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Does Nokia have a backup plan if its bet on camera quality falls through?

Published Jul 30th, 2013 9:05PM EDT
Nokia Lumia 1020 Strategy Analysis

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Nokia’s bets on camera quality haven’t paid off much in the past but the company has never tried anything nearly as ambitious as the 41-megapixel camera that comes with its new flagship Lumia 1020. While the new device and its camera have received accolades for innovation, it’s not yet clear whether smartphone buyers will switch over from Android and iOS just because of a high-quality camera, especially when the device it comes with carries an on-contract price of $300. FastCompany reports that Nokia seemingly doesn’t have much of a backup plan in place if its latest attempt at wooing smartphone buyers with an industry-best camera flops yet again.

In particular, FastCompany zeroes in on Nokia CEO Stephen Elop’s seeming incredulity during the Lumia 1020 launch this month that the company would need to do anything other than the camera to differentiate its flagship devices from high-end smartphones from Apple and Samsung. The publication also notes that other than the 41-megapixel camera there’s really not too much that differentiates the Lumia 1020 from the Lumia 920.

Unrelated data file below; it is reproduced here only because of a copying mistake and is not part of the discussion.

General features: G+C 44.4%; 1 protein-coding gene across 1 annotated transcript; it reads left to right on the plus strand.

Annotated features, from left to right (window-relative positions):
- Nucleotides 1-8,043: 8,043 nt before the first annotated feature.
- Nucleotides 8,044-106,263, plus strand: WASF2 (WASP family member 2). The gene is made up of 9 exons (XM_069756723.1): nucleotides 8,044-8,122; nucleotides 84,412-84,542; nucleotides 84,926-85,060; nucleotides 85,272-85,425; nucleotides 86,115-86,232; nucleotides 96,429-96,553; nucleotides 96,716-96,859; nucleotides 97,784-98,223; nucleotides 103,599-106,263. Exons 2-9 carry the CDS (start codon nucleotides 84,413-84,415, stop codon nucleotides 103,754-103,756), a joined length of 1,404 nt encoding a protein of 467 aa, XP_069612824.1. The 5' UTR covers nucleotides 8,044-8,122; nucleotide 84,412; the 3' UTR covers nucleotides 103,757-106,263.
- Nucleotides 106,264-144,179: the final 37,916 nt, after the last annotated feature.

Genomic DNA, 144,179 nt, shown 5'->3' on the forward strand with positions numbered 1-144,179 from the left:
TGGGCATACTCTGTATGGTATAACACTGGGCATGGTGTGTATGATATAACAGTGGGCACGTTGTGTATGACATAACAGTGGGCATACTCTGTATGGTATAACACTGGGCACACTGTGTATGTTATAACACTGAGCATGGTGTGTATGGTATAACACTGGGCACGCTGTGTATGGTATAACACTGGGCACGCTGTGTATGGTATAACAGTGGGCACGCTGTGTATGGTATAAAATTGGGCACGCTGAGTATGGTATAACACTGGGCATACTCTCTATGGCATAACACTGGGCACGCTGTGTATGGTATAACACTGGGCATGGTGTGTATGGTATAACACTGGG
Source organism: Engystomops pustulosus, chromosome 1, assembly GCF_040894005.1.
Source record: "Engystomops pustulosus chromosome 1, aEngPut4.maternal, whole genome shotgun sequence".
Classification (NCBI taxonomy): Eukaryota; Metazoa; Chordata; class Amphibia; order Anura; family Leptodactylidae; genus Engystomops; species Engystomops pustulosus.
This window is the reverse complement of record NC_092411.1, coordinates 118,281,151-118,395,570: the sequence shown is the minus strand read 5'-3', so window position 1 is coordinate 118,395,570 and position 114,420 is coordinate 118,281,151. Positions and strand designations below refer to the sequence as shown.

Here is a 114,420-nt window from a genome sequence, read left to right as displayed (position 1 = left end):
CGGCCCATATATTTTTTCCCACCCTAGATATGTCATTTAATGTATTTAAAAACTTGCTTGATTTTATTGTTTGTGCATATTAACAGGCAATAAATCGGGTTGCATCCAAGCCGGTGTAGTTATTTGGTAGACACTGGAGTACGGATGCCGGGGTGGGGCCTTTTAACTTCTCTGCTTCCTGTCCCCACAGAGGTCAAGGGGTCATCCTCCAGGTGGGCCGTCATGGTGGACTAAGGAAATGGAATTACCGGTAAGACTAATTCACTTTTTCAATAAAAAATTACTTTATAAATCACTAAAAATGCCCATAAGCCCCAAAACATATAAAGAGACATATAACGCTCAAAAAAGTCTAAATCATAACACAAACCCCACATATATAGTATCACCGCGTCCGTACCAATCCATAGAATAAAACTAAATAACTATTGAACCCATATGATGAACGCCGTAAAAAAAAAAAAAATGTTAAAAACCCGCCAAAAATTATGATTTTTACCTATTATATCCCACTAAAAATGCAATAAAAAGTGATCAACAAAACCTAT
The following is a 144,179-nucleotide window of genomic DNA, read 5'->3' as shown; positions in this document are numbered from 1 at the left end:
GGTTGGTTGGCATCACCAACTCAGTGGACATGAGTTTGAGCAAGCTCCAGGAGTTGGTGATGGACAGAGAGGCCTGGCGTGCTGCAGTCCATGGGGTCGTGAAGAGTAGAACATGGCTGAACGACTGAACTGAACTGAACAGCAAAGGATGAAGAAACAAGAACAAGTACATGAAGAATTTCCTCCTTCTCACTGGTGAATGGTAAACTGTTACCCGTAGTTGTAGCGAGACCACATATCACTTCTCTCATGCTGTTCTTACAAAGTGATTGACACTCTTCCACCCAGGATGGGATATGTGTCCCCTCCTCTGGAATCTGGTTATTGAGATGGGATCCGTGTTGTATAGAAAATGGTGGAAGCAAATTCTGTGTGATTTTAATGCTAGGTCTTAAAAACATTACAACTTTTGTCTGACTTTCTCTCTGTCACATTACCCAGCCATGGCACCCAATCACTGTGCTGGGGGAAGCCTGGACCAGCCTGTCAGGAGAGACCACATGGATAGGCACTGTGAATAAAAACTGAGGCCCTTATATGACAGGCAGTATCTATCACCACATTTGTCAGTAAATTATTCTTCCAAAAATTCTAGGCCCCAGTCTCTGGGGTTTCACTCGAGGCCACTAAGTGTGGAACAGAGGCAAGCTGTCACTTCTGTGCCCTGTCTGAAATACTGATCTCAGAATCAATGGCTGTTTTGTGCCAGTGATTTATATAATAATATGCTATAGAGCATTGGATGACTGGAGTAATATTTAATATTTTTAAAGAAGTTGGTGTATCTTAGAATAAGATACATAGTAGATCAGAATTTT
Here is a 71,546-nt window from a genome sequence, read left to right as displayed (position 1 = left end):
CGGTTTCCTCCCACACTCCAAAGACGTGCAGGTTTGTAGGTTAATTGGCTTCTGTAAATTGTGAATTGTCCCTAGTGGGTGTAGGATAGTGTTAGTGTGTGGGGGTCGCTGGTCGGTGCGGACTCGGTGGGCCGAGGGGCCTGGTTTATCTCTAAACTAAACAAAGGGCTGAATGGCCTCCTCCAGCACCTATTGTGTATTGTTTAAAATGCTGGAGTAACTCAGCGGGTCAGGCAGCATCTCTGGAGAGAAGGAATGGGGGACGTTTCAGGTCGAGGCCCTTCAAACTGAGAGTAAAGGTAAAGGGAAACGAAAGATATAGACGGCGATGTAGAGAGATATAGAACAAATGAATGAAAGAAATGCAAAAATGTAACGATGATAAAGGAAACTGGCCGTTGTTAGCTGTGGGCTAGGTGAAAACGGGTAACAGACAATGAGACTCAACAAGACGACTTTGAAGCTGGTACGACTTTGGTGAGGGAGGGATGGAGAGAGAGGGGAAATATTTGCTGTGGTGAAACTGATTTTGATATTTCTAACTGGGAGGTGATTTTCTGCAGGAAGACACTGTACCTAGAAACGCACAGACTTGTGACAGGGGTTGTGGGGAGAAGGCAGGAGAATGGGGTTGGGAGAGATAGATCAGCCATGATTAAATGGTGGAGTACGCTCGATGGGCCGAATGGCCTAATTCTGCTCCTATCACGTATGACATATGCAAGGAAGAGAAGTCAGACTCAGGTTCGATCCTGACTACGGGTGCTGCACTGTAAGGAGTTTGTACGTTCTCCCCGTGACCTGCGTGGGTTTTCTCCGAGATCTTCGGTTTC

“On both occasions, Nokia boasted of the hardware, its color story, its expansive display, and the advantages of Windows Phone 8 — before talking up the company’s PureView camera technology,” FastCompany writes. “So what’s changed this time around, other than Nokia creating an even better (best-er?) camera? Not much. Photogs will rejoice, but for those of us who can’t tell the difference between Nokia’s 41-megapixel camera and Samsung’s 13-megapixel one, we’re not likely to be intrigued enough to learn the difference for ourselves. That is, until Nokia’s 100-megapixel camera next year, right?”

Brad Reed
Brad Reed Staff Writer

Brad Reed has written about technology for over eight years at and Network World. Prior to that, he wrote freelance stories for political publications such as AlterNet and the American Prospect. He has a Master's Degree in Business and Economics Journalism from Boston University.